Daniel Okrent, Last Call: The Rise and Fall of Prohibition (Scribner, 2010)
Last fall, PBS aired Ken Burns’ latest documentary project on the subject of Prohibition. One of the advisors used for the film, and who appeared onscreen, was Daniel Okrent, who had his own book on Prohibition in the United States. Both projects’ developments ran in parallel; the inevitable cross-polination between the two led Okrent to call his and Burns’ works first cousins.
Like Burns’ doc, Okrent begins Last Call in the late 19th century with the rise of the Women’s Christian Temperance Union and Anti-Saloon League. From the point of view of almost 100 years later, it just seems ludicrous that the movement toward Prohibition went as far as it did, toward its enshrinement in the Constitution of the United States. It wasn’t necessarily the enduring issue to begin with, but other events (such as the First World War) made Prohibition front and centre in the second half of the 1910s.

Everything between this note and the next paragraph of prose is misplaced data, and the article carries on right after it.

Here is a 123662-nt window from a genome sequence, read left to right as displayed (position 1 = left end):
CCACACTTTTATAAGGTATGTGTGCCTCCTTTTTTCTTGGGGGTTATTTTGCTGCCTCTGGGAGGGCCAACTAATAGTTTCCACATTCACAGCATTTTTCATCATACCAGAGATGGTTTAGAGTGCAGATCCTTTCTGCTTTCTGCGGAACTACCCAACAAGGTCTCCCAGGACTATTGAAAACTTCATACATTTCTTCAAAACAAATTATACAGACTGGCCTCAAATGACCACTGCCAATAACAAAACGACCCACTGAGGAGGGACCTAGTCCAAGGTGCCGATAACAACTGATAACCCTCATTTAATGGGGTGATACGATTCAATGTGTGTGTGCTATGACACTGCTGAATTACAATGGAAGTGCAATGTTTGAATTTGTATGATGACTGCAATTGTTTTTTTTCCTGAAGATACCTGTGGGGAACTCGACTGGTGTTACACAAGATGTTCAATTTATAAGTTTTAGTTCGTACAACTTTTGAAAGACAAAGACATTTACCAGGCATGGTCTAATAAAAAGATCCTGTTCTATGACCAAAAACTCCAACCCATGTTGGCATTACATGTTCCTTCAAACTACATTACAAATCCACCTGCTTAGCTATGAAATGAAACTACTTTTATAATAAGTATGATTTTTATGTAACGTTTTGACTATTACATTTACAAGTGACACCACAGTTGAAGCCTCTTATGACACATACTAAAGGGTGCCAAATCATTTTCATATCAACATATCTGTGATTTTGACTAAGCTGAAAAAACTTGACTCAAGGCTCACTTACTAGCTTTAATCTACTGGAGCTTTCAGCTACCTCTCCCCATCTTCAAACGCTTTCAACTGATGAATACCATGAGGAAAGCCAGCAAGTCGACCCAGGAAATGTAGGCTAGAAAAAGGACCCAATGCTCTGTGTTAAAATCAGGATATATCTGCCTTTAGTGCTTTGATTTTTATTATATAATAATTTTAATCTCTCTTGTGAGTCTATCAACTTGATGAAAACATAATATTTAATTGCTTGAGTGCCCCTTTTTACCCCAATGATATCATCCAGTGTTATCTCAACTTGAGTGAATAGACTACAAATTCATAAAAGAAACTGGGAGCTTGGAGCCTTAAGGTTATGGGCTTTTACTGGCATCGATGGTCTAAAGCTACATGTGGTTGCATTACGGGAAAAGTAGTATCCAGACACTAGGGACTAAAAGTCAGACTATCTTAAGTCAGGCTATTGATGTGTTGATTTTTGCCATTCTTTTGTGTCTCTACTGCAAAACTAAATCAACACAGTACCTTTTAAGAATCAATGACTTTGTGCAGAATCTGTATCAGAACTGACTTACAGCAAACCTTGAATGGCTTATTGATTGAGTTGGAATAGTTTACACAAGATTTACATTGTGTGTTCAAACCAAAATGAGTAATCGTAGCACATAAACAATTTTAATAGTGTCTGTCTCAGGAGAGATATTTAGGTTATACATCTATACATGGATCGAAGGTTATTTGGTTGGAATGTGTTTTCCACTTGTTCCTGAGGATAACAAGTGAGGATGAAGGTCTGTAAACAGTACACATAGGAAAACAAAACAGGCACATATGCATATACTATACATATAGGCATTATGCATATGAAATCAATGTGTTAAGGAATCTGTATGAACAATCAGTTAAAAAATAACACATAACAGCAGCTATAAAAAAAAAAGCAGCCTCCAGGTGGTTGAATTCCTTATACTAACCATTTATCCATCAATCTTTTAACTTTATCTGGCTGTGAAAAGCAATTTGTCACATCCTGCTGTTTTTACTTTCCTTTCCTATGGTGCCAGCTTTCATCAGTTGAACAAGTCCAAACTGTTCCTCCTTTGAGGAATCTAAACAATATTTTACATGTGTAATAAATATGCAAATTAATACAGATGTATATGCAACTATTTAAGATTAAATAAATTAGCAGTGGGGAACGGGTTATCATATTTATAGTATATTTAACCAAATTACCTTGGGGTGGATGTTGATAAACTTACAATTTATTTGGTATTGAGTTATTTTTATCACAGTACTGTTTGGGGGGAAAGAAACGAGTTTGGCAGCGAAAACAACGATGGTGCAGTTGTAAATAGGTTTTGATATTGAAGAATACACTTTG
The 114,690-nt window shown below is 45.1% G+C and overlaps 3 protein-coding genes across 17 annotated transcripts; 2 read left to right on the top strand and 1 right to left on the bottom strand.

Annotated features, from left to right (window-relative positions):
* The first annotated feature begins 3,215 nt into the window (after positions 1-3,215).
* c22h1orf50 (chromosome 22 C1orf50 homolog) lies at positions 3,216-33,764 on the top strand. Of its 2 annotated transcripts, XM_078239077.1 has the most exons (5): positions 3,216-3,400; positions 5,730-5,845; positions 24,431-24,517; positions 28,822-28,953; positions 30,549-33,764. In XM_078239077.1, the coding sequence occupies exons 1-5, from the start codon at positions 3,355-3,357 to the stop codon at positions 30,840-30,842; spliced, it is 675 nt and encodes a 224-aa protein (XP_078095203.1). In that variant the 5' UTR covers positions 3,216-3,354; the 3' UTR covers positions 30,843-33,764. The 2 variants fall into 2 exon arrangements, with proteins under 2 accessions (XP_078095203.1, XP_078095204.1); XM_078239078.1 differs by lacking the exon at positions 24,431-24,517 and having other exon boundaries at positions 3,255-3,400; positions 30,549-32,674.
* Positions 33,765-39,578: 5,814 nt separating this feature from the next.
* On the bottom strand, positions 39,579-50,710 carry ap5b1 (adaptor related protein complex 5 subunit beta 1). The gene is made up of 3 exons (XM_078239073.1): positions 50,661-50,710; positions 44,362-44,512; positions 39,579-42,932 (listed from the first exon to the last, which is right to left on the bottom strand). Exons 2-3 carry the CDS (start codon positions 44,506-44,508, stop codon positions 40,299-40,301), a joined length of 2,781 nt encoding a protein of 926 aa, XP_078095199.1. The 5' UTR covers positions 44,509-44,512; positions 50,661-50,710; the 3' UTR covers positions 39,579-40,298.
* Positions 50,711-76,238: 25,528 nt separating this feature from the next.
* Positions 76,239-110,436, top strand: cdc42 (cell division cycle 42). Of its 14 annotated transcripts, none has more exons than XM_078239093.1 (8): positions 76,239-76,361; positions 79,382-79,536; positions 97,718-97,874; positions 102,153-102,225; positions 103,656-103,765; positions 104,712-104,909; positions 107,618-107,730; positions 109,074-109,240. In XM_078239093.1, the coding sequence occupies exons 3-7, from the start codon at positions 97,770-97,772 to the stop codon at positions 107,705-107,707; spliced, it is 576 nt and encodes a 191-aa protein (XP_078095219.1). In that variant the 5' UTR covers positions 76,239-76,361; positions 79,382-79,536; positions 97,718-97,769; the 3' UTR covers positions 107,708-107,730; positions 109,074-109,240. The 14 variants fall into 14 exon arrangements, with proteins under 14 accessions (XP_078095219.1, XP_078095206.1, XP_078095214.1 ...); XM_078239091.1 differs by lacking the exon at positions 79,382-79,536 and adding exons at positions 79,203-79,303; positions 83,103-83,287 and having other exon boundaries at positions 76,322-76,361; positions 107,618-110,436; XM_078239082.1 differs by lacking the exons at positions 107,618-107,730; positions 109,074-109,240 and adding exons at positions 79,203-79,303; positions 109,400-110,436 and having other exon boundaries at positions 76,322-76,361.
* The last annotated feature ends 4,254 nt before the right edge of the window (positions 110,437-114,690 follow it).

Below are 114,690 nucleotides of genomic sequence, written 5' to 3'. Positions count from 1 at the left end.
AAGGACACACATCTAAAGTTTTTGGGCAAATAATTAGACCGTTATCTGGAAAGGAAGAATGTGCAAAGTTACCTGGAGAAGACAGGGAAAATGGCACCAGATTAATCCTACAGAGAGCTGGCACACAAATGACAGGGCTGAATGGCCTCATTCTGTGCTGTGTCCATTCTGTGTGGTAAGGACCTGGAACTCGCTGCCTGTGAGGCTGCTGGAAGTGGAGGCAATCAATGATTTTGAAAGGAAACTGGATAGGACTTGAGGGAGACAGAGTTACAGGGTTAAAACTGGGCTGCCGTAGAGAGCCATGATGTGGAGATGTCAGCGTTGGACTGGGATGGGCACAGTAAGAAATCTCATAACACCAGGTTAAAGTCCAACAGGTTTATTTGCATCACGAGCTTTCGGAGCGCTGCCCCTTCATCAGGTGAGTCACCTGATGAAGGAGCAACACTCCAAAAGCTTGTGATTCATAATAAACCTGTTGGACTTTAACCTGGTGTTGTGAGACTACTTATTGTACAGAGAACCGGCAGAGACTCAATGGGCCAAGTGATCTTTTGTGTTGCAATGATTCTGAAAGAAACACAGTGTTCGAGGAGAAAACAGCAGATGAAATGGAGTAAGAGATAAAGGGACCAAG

Okrent weaves many stories: from the crusaders who brought Prohibition from a religious movement to a political one; to those within government who weren’t really enamored of the whole thing and went out of their way to avoid enforcing the Volstead Act; and the bootleggers and criminal masterminds who built empires around the provision of illegal liquor to the masses. He then spends the last chapter winding down those stories, describing what happened to them when the 21st Amendment repealed the 18th, ending a 13-year experiment in alcohol proscription. Some have been forgotten into the mists of history, while others (Al Capone being an obvious example) live on in popular culture.
Clocking in at almost 400 pages, Last Call may be long, but it’s certainly not dull. It is a very intriguing look at the Prohibition era, and is a good complement to Ken Burns’ doc, but is just as enjoyable by itself, or perhaps your favourite drink.
Related: my review of Drink: A Cultural History of Alcohol